“Next & Co has an excellent balance sheet and real intelligence that we didn’t have internally. It’s a great extension of our team so far on the paid and SEO side,” Malouf said. “We’ve tried to do things in-house, but with the goals we want to achieve and where we want to grow, an agency is our fast track there.”
As the world emerges from Covid, Malouf said the opportunity to aggressively grow the Ahoy business is significant.
“Increasing lead generation will be the central tenet of these aspirations. We have invested in the people, processes and systems to achieve this, including new business development staff in North America, the UK and Europe, improvements to our sales and marketing tools and the appointment of performance-driven digital agencies,” she said.
KPIs to measure success include number of leads, month-over-month site ranking goals, and improving user experience to incorporate more recommendations based on what users like.
“Next & Co will help us with that when we talk about our website iteration,” added Malouf.
Marketing a luxury brand
While Ahoy’s marketing spend is currently shifting more towards paid media, Malouf’s longer-term goal is to get as much organic traffic as possible. She admits it’s harder to ask for a younger brand.
Knowing the customer’s sweet spot is essential in this equation. Term charter is for very wealthy people who want to charter a yacht with friends and family who often spend upwards of $50,000 per week.
“Ninety-five percent of super yachts are in the Mediterranean and the Caribbean, so we focus on those routes the most. We also like to promote Australian charter destinations as much as possible, and the Whitsundays are very popular throughout the winter,” explained Malouf.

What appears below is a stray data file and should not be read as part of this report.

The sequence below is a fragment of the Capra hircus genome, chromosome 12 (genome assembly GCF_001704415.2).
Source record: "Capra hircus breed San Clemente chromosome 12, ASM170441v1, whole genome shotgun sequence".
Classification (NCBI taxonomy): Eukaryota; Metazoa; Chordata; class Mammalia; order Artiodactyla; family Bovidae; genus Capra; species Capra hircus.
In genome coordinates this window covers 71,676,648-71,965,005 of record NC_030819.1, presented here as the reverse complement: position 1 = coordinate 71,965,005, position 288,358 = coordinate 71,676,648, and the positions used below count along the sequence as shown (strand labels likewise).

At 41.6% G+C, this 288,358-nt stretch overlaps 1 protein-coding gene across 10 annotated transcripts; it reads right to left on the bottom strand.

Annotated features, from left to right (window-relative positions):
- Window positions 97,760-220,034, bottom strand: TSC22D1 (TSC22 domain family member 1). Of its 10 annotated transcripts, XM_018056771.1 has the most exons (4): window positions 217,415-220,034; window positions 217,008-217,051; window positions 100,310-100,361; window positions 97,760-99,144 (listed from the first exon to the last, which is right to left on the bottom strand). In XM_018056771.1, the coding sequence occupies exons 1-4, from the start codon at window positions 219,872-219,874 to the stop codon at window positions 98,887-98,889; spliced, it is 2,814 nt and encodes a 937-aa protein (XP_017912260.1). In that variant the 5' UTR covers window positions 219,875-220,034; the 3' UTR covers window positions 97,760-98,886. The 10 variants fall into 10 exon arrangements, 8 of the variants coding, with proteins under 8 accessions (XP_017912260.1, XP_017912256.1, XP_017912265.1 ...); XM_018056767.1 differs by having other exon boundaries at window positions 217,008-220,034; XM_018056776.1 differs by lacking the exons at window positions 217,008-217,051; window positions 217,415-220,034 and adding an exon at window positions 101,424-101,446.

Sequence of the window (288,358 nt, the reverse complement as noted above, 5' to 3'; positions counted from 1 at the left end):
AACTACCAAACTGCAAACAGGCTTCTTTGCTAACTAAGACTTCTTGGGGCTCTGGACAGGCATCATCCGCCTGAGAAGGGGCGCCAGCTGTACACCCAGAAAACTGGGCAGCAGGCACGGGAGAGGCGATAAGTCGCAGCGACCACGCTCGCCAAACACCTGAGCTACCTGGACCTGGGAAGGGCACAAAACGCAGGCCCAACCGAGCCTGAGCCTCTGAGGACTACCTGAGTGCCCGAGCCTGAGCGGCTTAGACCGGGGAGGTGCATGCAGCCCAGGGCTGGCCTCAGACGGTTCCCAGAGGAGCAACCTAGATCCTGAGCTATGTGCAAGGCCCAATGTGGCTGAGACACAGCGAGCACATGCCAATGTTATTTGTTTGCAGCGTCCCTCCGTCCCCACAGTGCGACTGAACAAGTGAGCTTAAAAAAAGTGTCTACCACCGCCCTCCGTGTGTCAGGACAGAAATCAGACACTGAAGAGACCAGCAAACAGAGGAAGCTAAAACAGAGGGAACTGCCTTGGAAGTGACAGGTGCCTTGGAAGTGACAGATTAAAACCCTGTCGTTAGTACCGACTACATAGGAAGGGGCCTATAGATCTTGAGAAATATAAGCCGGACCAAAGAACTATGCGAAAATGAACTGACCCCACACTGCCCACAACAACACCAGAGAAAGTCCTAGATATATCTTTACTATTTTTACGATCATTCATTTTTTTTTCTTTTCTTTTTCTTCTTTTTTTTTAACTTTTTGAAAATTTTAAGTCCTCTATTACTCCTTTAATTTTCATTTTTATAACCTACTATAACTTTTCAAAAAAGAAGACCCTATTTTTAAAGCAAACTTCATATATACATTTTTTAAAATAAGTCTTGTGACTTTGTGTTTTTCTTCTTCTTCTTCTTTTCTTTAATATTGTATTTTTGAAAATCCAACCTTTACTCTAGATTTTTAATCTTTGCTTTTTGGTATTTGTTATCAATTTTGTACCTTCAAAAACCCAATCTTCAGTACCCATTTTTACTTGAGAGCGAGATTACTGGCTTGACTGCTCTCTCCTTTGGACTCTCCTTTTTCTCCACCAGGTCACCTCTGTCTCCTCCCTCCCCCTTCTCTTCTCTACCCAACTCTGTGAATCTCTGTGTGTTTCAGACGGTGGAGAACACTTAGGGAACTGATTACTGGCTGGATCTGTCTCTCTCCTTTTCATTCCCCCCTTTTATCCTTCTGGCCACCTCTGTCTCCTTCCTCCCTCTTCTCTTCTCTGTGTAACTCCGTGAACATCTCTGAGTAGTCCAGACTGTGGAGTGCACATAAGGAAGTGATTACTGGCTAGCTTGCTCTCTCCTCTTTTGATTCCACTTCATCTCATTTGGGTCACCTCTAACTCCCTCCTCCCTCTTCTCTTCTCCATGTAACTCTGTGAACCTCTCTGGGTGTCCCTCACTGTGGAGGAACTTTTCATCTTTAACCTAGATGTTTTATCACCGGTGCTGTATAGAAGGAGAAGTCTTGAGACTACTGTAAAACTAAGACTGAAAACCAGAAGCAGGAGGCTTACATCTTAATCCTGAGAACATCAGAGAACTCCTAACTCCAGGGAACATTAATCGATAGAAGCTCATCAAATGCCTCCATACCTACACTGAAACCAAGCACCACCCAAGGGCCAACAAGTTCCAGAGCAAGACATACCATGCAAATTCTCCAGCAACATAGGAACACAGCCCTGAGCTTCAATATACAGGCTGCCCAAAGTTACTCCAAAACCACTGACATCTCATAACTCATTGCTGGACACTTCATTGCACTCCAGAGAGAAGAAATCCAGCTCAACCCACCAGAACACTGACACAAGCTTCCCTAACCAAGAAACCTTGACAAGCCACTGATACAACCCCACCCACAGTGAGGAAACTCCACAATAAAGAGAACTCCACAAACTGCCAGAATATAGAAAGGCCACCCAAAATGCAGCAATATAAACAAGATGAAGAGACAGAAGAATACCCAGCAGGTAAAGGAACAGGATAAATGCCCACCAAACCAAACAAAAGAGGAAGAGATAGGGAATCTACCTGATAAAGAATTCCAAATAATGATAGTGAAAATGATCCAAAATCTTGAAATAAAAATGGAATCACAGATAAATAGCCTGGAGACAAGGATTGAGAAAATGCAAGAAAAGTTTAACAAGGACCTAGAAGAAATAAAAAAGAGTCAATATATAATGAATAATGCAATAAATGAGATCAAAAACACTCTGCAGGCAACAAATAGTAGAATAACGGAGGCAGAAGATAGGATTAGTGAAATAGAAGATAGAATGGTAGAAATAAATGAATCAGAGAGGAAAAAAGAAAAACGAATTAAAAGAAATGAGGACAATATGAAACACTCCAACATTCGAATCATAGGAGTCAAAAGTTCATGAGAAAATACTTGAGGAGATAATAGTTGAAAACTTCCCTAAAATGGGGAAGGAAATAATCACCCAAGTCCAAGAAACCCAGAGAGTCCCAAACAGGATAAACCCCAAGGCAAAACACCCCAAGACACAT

In contrast, day charterers are often companies looking to rent boats for parties and entertainment. Thanks to Covid, Ahoy has been very focused on this business locally and has put together an events team to support it.
But while day and term charters require separate approaches and marketing teams, content is a consistent theme across both.
“We’re trying to sell the experience, and you want to show that as much. We create movies for each charter client after each trip; every season we send videographers to capture content in the destination and around the restaurants because we are passionate about trying and testing destinations,” said Malouf. “With the world of reels and TikTok, we are focused on creating different fun transitions.
“Social media works well for day charters, and we created an ‘Ahoy Day’ Instagram series 18 months ago, which has been great for us. This is primarily an Australian audience, so we used slang, featured boats, pricing and promotion messages. It’s more about booking now, as people are more inclined to book a day charter online. The term charter is more ambitious, so it’s all about getting to know the brand and leading to an investigation.